Shortages of food can occur due to any kind of disaster. Having access to a survival food supply that is uncontaminated by dirty water, toxic air or other disaster-related elements is a necessity conducive to the survival of a far-reaching emergency.
Food shortages are another possibility that could happen even without the occurrence of a disaster. Astronomically high prices may make food virtually unavailable to everyone but the very wealthy.
Some people, even in the US, have experienced their own personal apocalypse, in the form of job loss, that has left them unable to put food on the table. These people are then waiting in line at food banks and at the mercy of the government, which decides whether to give them food stamps.
Knowing how to prepare for a situation concerning inadequate food supplies resulting from weather or economic disasters is the wise man's insurance against disease and starvation.
Special foods for survival of both short-term and long-term emergencies are available for purchase from companies selling survival products. These include:
All of these foods for survival offer a long storage life, as well as being easy to carry or store in a pantry or basement. The goal with storing food safely for long periods is to eliminate exposure to oxygen, insects or microorganisms, which contaminate food and make it dangerous to eat.
While oxygen causes food to decompose due to oxidation, nitrogen is an unreactive element and does not facilitate the rotting process of organic material. Those bags of chips you buy that are only half-full have been filled with nitrogen to prevent spoiling from oxidation.
Good foods for survival, such as rice, potato flakes, salt, sugar or other kinds of dried food, can be preserved in bulk by putting the food in a polyethylene plastic bucket that has a tight fitting lid. Place two or three chunks of dry ice into the bucket full of the dried food and lay the lid on top without sealing it yet. Wait for a few minutes until the oxygen has been replaced by carbon dioxide, and then seal the bucket. This procedure will keep oxidation from occurring.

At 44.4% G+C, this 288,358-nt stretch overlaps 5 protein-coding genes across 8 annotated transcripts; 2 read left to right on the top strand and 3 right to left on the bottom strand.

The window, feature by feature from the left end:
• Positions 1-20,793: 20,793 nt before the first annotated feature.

HINT: the poor man's way to store dried things like sugar, salt, rice and beans without having to resort to dry ice? Take clean and dry 2-liter soda bottles and fill to about 2 inches from the top. Screw on the lid. Squeeze the side of the bottle, and carefully loosen the cap just enough to hear the trapped air "whoosh!" out. It's now vacuum sealed and ready to be stored in a cool, dark place.
Dehydrating fresh produce or garden-grown food is a good way to stock up on food that remains useable for a long time. Food dehydrating methods include:
While dehydrated vegetables need water to be reconstituted, fruits that have been dehydrated can be eaten as is. When making soup with dried vegetables, just add the vegetables, as they will rehydrate in the soup.
When the electricity is out and you do not have a generator, cooking food with a gas or charcoal grill will suffice for a short period. For emergencies of longer duration, investing in a camping stove or solar cooker, along with cast iron skillets or Dutch ovens to use to cook the food, are advantageous as well.
Some fundamental food safety tips to remember are:
Just how long people can live without food varies according to their weight, metabolism, hydration rate, the climate in which they live and their personality.
The majority of nutritionists estimate that the average person who is not obese or underweight may live up to six weeks without food. However, without water, no one will be able to survive for more than a week, probably less in a hot, arid climate.
Avoid these catastrophic scenarios and keep your survival food items stocked and ready in preparation for a disaster that could happen at any time.
More Long-term Storage Food
Cooking & Cookware
Food Storage Know-How
Food Prep Tools